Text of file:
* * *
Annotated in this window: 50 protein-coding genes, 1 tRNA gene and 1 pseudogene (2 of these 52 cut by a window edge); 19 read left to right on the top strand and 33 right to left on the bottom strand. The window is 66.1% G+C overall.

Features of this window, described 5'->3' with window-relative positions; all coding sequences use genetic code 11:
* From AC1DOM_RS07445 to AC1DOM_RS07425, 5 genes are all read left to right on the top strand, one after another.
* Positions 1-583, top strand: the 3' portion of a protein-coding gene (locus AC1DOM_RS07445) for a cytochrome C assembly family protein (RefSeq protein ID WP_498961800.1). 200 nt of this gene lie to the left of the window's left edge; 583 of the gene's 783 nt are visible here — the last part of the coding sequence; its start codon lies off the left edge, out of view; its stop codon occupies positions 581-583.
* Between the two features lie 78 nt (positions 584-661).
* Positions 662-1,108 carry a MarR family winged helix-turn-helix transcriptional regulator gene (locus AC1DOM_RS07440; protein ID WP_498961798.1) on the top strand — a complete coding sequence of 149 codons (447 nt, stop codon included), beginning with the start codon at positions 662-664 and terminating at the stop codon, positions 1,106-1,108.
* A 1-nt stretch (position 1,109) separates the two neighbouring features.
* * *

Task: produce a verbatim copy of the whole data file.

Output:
Annotated in this window: 50 protein-coding genes, 1 tRNA gene and 1 pseudogene (2 of these 52 cut by a window edge); 19 read left to right on the top strand and 33 right to left on the bottom strand. The window is 66.1% G+C overall.

Features of this window, described 5'->3' with window-relative positions; all coding sequences use genetic code 11:
* From AC1DOM_RS07445 to AC1DOM_RS07425, 5 genes are all read left to right on the top strand, one after another.
* Positions 1-583, top strand: the 3' portion of a protein-coding gene (locus AC1DOM_RS07445) for a cytochrome C assembly family protein (RefSeq protein ID WP_498961800.1). 200 nt of this gene lie to the left of the window's left edge; 583 of the gene's 783 nt are visible here — the last part of the coding sequence; its start codon lies off the left edge, out of view; its stop codon occupies positions 581-583.
* Between the two features lie 78 nt (positions 584-661).
* Positions 662-1,108 carry a MarR family winged helix-turn-helix transcriptional regulator gene (locus AC1DOM_RS07440; protein ID WP_498961798.1) on the top strand — a complete coding sequence of 149 codons (447 nt, stop codon included), beginning with the start codon at positions 662-664 and terminating at the stop codon, positions 1,106-1,108.
* A 1-nt stretch (position 1,109) separates the two neighbouring features.